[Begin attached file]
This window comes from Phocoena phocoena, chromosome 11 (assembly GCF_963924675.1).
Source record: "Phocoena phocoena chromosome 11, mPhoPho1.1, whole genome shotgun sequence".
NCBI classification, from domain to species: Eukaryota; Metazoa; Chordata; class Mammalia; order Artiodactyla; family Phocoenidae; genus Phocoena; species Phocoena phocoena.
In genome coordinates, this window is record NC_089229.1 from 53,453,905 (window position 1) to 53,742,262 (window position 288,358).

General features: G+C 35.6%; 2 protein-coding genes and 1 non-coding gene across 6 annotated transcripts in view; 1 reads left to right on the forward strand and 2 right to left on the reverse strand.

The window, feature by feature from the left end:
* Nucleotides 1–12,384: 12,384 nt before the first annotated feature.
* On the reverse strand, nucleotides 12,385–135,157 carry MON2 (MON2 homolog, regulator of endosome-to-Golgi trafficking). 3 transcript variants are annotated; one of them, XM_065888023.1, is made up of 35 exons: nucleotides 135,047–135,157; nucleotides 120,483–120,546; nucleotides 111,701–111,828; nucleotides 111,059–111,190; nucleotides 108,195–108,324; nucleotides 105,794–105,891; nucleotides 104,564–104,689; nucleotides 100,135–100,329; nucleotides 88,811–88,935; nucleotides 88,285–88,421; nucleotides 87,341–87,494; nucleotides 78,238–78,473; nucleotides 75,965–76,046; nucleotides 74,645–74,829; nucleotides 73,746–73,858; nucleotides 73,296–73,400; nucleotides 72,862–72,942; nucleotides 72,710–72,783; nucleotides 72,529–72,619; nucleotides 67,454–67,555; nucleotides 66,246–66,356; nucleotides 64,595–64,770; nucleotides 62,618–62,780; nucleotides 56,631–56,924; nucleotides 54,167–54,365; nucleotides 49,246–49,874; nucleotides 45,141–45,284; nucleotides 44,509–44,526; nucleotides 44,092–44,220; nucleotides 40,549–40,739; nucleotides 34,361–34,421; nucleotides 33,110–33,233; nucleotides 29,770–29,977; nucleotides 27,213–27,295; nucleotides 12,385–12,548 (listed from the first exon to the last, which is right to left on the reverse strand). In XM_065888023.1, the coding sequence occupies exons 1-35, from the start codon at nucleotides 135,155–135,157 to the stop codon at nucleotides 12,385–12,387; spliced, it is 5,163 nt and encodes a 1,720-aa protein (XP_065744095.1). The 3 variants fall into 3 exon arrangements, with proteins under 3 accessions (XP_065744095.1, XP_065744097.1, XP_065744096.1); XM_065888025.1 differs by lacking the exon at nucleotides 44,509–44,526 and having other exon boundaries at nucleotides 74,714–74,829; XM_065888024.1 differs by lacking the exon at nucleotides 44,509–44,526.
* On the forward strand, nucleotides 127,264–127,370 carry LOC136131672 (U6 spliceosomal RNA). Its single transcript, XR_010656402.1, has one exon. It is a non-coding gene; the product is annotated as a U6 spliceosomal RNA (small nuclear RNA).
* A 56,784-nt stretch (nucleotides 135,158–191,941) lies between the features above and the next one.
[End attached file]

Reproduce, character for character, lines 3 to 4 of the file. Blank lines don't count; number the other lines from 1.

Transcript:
NCBI classification, from domain to species: Eukaryota; Metazoa; Chordata; class Mammalia; order Artiodactyla; family Phocoenidae; genus Phocoena; species Phocoena phocoena.
In genome coordinates, this window is record NC_089229.1 from 53,453,905 (window position 1) to 53,742,262 (window position 288,358).